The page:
PROJECTOR TECH

Sort By: Post Date | Title | Publish Date
Geoffrey Morrison  |  Jul 05, 2006  |  0 comments
Special screens for special purposes.

There are a number of reasons why front projection doesn't have the same popularity as other display methods. The biggest factor is integrating the screen and projector into an environment that has to be lived in. Sure, some of us (like me) have no problem blocking out all light in our living rooms so we can watch our projector during the day. I also don't have kids that could muck up the screen. If either of these issues has prevented you from going front projection, check out these screens.

Darryl Wilkinson  |  Oct 28, 2005  |  First Published: Jun 28, 2005  |  0 comments
Acoustically transparent projection screens let you put the voices where the action is.

When you see a movie in a commercial cinema, it's easy to suspend disbelief and pretend you're watching the action through a window. One important reason for this is the fact that the sound of the characters' voices seems to come from their apparent location, rather than from above or below the screen.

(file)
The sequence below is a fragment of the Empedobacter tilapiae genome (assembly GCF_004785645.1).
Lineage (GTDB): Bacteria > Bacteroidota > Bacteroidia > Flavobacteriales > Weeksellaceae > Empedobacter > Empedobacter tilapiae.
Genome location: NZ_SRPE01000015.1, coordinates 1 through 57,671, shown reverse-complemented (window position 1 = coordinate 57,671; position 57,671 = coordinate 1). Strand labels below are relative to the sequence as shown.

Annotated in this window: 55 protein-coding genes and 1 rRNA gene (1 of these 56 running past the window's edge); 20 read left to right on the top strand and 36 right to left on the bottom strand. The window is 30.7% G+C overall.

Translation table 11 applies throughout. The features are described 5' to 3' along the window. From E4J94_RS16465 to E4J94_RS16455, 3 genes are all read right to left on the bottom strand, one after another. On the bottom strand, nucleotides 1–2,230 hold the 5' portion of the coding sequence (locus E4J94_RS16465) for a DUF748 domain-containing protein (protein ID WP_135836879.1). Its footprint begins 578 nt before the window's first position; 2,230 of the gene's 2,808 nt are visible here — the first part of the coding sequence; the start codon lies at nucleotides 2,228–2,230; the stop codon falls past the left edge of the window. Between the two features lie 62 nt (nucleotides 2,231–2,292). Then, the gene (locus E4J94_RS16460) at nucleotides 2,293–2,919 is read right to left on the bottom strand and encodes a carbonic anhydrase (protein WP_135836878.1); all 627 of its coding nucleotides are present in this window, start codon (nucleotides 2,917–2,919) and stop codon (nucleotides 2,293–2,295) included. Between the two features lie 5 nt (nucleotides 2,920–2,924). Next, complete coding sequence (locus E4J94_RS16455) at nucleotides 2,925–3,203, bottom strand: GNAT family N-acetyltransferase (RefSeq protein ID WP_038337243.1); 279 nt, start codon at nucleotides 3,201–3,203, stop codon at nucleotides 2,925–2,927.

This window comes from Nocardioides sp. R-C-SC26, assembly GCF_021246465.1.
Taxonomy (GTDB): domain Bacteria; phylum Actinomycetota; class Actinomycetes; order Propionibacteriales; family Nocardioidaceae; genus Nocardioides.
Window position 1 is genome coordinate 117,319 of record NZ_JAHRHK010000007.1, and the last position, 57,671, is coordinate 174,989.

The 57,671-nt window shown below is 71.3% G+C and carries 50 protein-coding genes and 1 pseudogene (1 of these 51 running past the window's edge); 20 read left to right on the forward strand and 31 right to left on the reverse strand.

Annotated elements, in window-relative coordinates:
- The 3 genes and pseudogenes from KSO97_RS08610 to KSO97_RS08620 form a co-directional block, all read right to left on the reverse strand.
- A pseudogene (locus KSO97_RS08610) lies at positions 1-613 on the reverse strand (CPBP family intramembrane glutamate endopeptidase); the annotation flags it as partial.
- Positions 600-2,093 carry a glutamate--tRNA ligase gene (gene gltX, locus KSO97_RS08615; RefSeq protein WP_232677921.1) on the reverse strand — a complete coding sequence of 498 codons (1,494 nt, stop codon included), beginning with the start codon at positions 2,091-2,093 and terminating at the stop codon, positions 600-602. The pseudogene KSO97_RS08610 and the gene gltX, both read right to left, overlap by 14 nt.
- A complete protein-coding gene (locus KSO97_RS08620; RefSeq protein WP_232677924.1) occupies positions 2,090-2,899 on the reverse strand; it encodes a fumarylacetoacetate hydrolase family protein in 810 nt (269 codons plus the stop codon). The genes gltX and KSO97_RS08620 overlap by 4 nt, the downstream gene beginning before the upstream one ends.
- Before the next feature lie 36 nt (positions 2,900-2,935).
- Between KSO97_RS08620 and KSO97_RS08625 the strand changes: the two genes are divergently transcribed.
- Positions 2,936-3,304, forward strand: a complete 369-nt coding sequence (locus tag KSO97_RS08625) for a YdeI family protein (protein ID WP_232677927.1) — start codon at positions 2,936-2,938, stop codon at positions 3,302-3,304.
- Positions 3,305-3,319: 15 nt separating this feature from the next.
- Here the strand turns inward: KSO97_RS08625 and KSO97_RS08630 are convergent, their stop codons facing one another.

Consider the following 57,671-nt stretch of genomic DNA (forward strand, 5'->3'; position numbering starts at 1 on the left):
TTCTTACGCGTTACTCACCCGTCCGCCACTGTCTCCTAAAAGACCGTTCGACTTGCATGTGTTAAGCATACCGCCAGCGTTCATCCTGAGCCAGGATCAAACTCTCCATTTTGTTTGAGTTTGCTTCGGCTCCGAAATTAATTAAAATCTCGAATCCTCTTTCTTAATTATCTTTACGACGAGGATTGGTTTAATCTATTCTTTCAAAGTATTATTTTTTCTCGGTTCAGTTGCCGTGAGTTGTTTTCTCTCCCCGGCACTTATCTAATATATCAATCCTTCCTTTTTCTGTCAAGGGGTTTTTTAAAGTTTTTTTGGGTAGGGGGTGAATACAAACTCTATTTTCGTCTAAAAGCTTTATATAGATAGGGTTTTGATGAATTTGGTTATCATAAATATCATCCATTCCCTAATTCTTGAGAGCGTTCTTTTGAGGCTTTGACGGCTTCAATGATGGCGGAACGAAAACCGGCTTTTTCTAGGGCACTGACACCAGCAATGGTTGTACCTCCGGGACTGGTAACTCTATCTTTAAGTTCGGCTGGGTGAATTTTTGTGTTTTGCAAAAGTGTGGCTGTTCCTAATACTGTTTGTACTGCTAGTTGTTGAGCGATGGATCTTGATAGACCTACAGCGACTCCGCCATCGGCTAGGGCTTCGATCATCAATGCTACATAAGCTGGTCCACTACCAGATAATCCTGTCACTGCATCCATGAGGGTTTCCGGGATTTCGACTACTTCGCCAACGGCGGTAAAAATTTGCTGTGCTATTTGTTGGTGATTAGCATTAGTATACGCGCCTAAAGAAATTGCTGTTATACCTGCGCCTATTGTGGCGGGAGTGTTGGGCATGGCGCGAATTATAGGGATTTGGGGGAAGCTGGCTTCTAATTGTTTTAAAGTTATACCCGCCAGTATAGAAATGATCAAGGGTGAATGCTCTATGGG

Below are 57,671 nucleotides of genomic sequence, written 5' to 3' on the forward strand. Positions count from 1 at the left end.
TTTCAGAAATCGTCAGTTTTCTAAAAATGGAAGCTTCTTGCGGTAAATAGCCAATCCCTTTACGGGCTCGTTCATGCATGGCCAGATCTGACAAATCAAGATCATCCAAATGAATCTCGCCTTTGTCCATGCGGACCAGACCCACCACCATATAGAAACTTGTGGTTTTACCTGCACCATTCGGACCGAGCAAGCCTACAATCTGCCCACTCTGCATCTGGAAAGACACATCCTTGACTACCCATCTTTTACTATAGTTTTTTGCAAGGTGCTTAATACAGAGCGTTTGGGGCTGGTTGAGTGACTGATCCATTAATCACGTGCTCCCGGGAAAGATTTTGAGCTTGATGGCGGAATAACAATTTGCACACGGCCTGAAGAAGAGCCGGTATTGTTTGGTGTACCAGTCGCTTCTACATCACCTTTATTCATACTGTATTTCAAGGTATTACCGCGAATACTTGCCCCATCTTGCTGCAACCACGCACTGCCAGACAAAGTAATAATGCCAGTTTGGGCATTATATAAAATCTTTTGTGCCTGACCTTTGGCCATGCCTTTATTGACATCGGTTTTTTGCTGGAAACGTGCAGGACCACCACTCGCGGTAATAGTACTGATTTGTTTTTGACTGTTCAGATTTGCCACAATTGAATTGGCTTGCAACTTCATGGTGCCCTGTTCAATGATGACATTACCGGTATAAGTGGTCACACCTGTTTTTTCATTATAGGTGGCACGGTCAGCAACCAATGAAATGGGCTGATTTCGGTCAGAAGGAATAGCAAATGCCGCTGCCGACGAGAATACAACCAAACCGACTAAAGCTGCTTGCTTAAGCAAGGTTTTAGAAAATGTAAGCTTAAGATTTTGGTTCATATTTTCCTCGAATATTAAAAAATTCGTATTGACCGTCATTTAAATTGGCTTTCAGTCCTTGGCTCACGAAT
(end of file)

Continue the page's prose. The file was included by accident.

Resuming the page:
Jed Deame  |  Oct 28, 2005  |  First Published: Nov 28, 2005  |  0 comments
Geoffrey Morrison  |  Oct 28, 2005  |  0 comments
We frequently get e-mails from readers asking why they should spend big $s on a home theater product when they can get a similar product for much less. Good question! So, this is the first in a series of GearWorks in which we'll discuss that very topic. We'll start with perhaps the easiest component to track: projectors. Where does the money go?
Thomas J. Norton  |  Jul 24, 2005  |  1 comments
You want the big-screen experience. You want to be immersed in the image. Ten feet wide at least, maybe 12. You've chosen the projector—a home model that's been getting great reviews. Obviously, you need a screen.

Pages

X